The officer, whose name is Const. Jeremy Son, according to documents obtained earlier by CBC News but is called Officer 1 in the analysis, told investigators that he recognized Moore from a previous encounter when Moore had broken into her mother's home after forgetting her key. He said he used his flashlight to illuminate the word "POLICE" on his uniform.
The officer told investigators he was surprised to see Moore grab something from a kitchen counter. He said that as she approached the door, she appeared "angry with a furrowed brow."
The officer drew his pistol and backed up to his left instead of the stairway. The officer told investigators that Moore came out of the apartment moving wordlessly in his direction with a knife in her left hand.
The report said the officer spoke to Moore in French, telling her to drop the knife, something witnesses said they heard, but she continued toward him, cornering him on the third-floor balcony.
"Scared that she would hurt or kill him, Officer 1 said he fired his gun until the threat was no longer present," according to the summary of the officer's statement.
Officer did not have Taser
The officer, a use of force instructor with the Edmundston police for two years, fired four shots.
He was also equipped with pepper spray and a baton, but did not have a Taser. The report said normally one officer per shift carries a Taser and he did not have it that night.
The analysis said the officer told BEI investigators he regretted backing up to his left instead of toward an exit route.
"He acknowledges that had he done that, the sequence of events may have had a different outcome," it said.
An autopsy determined Moore died of extensive injuries to the internal organs caused by gunshot wounds to the chest and abdomen.
"Ms. Chantel Moore's death, although deeply regrettable, was as a result of her being severely impaired by alcohol and combined with her actions, specifically exiting her residence brandishing a knife, steadily advancing upon Officer 1, who was restricted in movement by the confined space of the third-floor balcony and not responding to his clear orders to drop the knife," Wilbur, the Crown prosecutor, said at the conclusion of the report.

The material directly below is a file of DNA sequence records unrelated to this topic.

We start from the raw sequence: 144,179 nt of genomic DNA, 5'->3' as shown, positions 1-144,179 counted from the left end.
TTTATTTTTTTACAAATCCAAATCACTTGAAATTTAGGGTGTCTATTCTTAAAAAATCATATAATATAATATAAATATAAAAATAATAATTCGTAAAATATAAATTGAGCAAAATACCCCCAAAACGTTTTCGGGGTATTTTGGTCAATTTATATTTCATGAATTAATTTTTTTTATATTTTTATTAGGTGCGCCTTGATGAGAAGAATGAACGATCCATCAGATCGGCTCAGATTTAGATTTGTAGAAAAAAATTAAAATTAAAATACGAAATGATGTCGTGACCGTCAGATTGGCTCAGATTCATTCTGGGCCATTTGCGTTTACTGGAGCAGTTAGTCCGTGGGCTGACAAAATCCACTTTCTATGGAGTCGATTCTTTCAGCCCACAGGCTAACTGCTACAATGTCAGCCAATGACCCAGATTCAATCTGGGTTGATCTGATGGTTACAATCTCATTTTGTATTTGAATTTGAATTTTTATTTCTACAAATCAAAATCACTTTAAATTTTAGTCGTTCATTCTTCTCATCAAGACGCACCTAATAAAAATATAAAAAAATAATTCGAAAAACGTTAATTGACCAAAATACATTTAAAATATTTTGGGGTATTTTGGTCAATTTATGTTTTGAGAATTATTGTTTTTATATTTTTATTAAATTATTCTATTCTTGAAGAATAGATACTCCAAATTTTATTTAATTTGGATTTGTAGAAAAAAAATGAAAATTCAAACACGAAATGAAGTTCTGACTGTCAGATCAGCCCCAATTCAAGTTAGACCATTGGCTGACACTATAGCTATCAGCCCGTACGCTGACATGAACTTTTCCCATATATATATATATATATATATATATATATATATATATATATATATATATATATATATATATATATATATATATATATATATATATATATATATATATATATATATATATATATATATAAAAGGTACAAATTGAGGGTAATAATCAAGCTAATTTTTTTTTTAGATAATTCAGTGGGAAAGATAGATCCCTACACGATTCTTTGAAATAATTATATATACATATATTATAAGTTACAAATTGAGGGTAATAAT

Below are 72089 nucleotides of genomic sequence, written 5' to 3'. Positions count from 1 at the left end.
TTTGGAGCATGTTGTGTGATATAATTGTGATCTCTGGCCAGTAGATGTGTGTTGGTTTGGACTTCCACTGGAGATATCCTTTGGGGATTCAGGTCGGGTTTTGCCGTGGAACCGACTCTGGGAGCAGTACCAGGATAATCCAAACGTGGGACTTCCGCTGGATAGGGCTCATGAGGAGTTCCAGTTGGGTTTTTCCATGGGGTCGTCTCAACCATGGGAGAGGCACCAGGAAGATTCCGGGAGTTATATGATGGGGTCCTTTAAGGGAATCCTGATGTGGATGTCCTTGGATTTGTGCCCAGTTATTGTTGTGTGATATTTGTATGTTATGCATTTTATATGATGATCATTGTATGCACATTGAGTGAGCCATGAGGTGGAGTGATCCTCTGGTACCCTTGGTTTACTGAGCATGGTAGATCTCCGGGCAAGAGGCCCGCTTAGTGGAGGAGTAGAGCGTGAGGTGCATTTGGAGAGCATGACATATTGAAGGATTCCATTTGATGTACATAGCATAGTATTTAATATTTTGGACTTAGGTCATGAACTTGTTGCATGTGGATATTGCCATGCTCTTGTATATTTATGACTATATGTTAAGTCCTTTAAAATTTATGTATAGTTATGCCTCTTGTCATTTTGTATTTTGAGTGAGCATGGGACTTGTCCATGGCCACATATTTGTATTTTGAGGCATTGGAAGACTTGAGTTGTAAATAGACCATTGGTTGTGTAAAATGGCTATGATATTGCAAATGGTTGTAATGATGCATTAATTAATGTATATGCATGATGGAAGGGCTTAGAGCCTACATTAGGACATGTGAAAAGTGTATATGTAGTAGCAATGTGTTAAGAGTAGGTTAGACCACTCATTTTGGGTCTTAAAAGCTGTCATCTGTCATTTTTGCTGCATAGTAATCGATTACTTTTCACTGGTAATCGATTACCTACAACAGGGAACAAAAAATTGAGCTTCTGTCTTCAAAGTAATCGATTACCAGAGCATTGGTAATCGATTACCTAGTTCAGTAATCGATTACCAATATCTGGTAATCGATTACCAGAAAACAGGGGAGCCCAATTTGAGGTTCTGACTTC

The police officer was taken off duty for three weeks before being put back on the job in an administrative role.
Moore's family considering next steps
T.J. Burke, a lawyer representing Moore's family, said in a statement that it has been a long year for the family as they waited for the results of the investigation.
"Now that we have more facts and a better understanding of the evidence, including personal statements by the intervening officer, we will examine our options with our client and determine our client's next steps," Burke said.
Moore was one of two Indigenous people shot and killed by police in New Brunswick last June.
Rodney Levi, 48, of Metepenagiag First Nation was shot and killed by RCMP on June 12, 2020, when they responded to a call for assistance about 30 kilometres southwest of Miramichi. Prosecutors opted not to charge the officer, determining that, based on the evidence, the officer acted lawfully.
The provincial government announced in the days after Moore's death that a coroner's inquest would be held. It is scheduled to start Dec. 6 in the Edmundston region.
A separate inquest is also scheduled in October to examine Levi's death.
Inquests are quasi-judicial and examine the circumstances of a person's death. A jury then issues recommendations on how to avoid similar deaths in the future.